Friday, 26 July 2013

on finals footy- and booing

I didn't make it to the game between the Crusaders and the Reds because Finals footy has lost its edge.
 Is this disenchantment? A sense that the  super rugby series- if not the game- has lost its magic?
 When I recently did a public lecture on the religion of rugby a very pertinent question was asked in the lead-up to the Crusaders- Reds game: Why, if we are in the finals playoffs, is there so little celebration and excitement and interest.
This was evident in the failure to have a full stadium for that game, evident in the slow sales for tonight's semi-final between the Chiefs and the Crusaders.
 My reply was that the dictates of sky tv has caused the disenchantment. The season is too long and too many games are now played in the evening in the middle of winter.  A season stretching over so many months, a season broken by what was, to be honest, a totally meaningless tour by the French, a season that could never hope to compare with the intense passion and interest of the Lions tour of Australia.
 It is hard enough to get yourself and your kids- to 7.30 games in person, especially on a friday night; even more so when it is cold and dark and there is a threat of rain.
 It is hard to keep your family on side when they face months of 7.30 friday and saturday nights dominated by often poor- and to be honest- often quite meaningless rugby games.
I will watch tonight's game- but i will watch it on replay at 9.30 because the rest of my family- quite understandably- would prefer to watch Miss Fisher's Murder Mysteries at 8.30.

 In the end the question I think increasing numbers of us ask- and these are not the temporary fans- but those of us who are in some ways sports and rugby tragics is- what is the point?

Super rugby has lost its lustre. It is too long, too large and needs to get its mojo, its magic, its enchantment, in fact its point, back. The attraction of the northern hemisphere game is the number of different competitions that a rugby season entails. Super rugby is  just one, overlong and ill-timed competition.  The glory that is the ITM cup occurs over a very short, intense period with a good number of afternoon games. This is real sporting tribalism, real sporting competition. A short sharp shock of footy. Similarly, this is why the Ranfurly Shield is so important- it actually has real meaning, has a real history.
 I was reminded of this when i sat up too late, too often, watching sessions of the Ashes. The Ashes is an event in the truest sense,  a rupture into and of daily life and existence when what occurs transcends the mere occurrence unfolding.

Super rugby has lost its sense of the event. That is why the booing of Quade Copper was so indicative of what has gone wrong.  In our household he is known as the aussie fossa- given his  resemblance to the civet-like predator of Madagascar. We don't like him because of the type of person he seems to be. But we can admire his skill as rugby player.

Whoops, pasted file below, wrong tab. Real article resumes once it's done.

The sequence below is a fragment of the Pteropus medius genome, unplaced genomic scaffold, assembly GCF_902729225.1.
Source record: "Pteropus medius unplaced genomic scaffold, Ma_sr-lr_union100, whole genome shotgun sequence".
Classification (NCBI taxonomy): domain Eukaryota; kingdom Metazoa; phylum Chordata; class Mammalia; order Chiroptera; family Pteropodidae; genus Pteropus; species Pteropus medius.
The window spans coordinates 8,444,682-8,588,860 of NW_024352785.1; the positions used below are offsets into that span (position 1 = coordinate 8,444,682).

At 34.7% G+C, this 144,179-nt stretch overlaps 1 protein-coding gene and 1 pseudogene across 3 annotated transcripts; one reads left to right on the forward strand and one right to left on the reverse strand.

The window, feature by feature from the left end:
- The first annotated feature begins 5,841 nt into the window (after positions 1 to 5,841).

The booing of Cooper signals a shift from a crowd who are there to watch the skill and drama of the game to a crowd looking to express a herd-like mentality. A crowd ultimately bored by rugby will boo at every opportunity, just like they will indulge in the mass stupidity of constant mexican waves.

I am not bored by rugby- but i am disenchanted by what has become an overlong, seemingly meaningless series.
For the record, the Crusaders will win by 10 or more but will loose to the Bulls in the final. But do I really care? Not really. And i suspect- and hear- increasing numbers of fellow rugby tragics agree. The NZRFU would be wise to take note.

Tuesday, 9 July 2013

Learning from the Lions

The magnificent series victory by the Lions over the Wallabies demonstrates two simple facts.
 One is that the secret to coaching is as much knowing who not to select as who to select- and being able to follow that through. The second is that team culture is central.
 The team must be able to transcend the internal differences that exist and that will always exist. A coach that has created a good team culture will be able to not select certain players- and survive; a coach that has failed to create the team culture will always fail.

 An important element that Gatland and his team were able to bring to fulfilment was the mythology of the Lions.  In many ways this tour was the make or break time for this mythology. In a world of professional sport could a concept like the Lions exist and succeed  when players appear to have so many transitional and divided loyalties? Was the Idea, the Concept, the Myth, the belief in 'the Lions' strong enough, big enough, meaningful enough to be able to triumph?

 The secret of the Lions is that  is a scarce experience, it exists separate from anything else in world rugby. The Lions exist in many ways as a sacred event, in the sense of sacred meaning 'set aside'. If the Lions became an annual event, or even occurred every 2 years the experience would be in danger of being profaned. Because the chance to wear the red jersey, to play against the red jersey, is a scarce event it remains perhaps the greatest mystique and value in world rugby.

 The All Blacks have tried extremely hard to create and perpetuate a similar mystique with the black jersey- but theirs is actually based on the success of the team, not on the more transcendent mythologies that the Lions embody. If the All Blacks lost more regularly then the mystique would fade. The only way to restore it would be to play less often.

The biggest problem facing Australian rugby is not the rebuilding of team culture, for McKenzie has demonstrated that he is capable of doing that. it will be that of not selecting players. Already the Melbourne Rebels have shown the way forward.
 The irony is that in the past, when Deans was coaching the Crusaders talented but troublesome players like O'Conner would have been shipped south to be sorted out.